Wednesday, June 04, 2008

Turning point in US history

June 5, 2008

Turning point
in US history

Barack Obama has made history by securing the Democratic White House nomination as the first black candidate on a major-party ticket. Indeed, his erstwhile rival, Hillary Clinton, also would have made history if she had won the nomination because she would have been the first woman candidate to run for the US presidency on a major-party ticket. The possibility remains open that Hillary Clinton might make it as vice-president in an alliance with Obama.
Obama's victory in the Democratic race has brought forth debate over what lies in store for the US and indeed the world commity of nations if the senator from Illinois wins the presidency in November in a general election clash with Republican Senator John McCain.
His triumph within the Democratic party is tinged with a disbelief among his black American supporters: They never expected in their lifetimes to be able to support an African-American candidate with a real chance of winning the presidency.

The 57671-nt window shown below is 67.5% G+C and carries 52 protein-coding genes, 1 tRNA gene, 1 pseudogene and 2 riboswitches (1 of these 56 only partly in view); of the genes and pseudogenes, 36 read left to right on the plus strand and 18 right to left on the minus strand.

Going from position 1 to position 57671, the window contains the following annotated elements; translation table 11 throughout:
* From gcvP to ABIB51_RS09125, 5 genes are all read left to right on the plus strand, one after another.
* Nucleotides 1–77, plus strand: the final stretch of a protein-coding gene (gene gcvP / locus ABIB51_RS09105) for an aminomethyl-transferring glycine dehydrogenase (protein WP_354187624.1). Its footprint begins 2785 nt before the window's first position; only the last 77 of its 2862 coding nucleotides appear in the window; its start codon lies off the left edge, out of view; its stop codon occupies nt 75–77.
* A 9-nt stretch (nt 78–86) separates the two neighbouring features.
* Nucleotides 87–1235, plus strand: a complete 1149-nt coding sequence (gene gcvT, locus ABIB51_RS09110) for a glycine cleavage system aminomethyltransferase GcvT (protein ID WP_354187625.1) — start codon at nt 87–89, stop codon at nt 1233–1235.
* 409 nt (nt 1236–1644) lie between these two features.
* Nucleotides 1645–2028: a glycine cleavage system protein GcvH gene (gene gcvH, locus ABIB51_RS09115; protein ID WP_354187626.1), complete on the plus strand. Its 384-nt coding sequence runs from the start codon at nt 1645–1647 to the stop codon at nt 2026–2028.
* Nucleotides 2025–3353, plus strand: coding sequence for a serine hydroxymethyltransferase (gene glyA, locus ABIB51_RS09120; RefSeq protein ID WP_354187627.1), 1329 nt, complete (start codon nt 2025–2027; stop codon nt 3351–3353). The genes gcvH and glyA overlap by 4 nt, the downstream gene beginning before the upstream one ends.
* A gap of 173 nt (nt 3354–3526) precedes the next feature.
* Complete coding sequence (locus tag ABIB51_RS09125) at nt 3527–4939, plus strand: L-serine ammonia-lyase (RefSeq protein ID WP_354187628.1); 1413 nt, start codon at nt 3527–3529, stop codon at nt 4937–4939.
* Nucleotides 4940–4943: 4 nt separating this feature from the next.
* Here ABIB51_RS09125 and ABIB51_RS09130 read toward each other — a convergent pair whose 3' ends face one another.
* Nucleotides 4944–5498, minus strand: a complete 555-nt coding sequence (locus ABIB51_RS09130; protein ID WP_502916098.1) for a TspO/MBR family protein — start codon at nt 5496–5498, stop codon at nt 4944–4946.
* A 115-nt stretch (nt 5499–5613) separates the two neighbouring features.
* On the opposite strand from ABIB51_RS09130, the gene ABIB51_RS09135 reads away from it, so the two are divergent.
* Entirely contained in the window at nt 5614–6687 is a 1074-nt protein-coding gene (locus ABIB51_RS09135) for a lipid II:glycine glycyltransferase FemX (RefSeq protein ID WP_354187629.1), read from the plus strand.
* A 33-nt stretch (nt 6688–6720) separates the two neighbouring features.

Obama is seen as a standard-bearer of a new political generation that is emerging to the frontlines at a critical time for the US and indeed the rest of the world. Many are hoping that if he wins the White House he would adopt and follow policies that would spare the international community from paying the price for the misguided approach of the sole superpower under the current administration.
Son of a white American mother and a black Kenyan father, Obama is perceived as a liberal at heart. He rose to prominence at the 2004 Democratic presidential convention with an emphatic call for unity, proclaiming "there is not a Black America and a White America ... there's the United States of America." Obama has been emphasising that he would change the direction of the country if he wins the presidency. Those promises should be music to the American people wearied by the Iraq war and stalked by fears of other conflicts and indeed economic recession.
Indeed, those who are hoping for change in the US direction should also lace their expectations with the realisation that the elements at work in the corridors of power in Washington are such that render presidents unable to deliver on election promises. However, that is no reason to be pessimistic since Obama could very well prove himself to be able beat all odds and live true to his promises and commitments.